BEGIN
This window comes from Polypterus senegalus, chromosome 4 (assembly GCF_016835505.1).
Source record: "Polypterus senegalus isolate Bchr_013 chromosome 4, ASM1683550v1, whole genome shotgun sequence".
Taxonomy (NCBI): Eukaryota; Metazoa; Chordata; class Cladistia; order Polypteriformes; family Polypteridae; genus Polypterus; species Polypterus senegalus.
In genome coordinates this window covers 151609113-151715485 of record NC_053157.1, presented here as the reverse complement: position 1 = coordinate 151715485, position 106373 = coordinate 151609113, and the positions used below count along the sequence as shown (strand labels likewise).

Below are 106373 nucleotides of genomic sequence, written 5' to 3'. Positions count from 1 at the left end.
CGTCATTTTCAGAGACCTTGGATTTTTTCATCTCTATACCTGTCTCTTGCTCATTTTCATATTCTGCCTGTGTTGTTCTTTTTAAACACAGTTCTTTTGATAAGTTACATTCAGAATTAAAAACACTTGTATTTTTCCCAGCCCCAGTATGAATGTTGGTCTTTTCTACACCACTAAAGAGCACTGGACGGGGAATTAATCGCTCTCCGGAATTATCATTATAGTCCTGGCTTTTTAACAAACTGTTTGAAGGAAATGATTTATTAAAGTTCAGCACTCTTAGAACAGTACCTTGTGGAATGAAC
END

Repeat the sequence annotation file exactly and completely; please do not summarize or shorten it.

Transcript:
This window comes from Polypterus senegalus, chromosome 4 (assembly GCF_016835505.1).
Source record: "Polypterus senegalus isolate Bchr_013 chromosome 4, ASM1683550v1, whole genome shotgun sequence".
Taxonomy (NCBI): Eukaryota; Metazoa; Chordata; class Cladistia; order Polypteriformes; family Polypteridae; genus Polypterus; species Polypterus senegalus.
In genome coordinates this window covers 151609113-151715485 of record NC_053157.1, presented here as the reverse complement: position 1 = coordinate 151715485, position 106373 = coordinate 151609113, and the positions used below count along the sequence as shown (strand labels likewise).

Below are 106373 nucleotides of genomic sequence, written 5' to 3'. Positions count from 1 at the left end.
CGTCATTTTCAGAGACCTTGGATTTTTTCATCTCTATACCTGTCTCTTGCTCATTTTCATATTCTGCCTGTGTTGTTCTTTTTAAACACAGTTCTTTTGATAAGTTACATTCAGAATTAAAAACACTTGTATTTTTCCCAGCCCCAGTATGAATGTTGGTCTTTTCTACACCACTAAAGAGCACTGGACGGGGAATTAATCGCTCTCCGGAATTATCATTATAGTCCTGGCTTTTTAACAAACTGTTTGAAGGAAATGATTTATTAAAGTTCAGCACTCTTAGAACAGTACCTTGTGGAATGAAC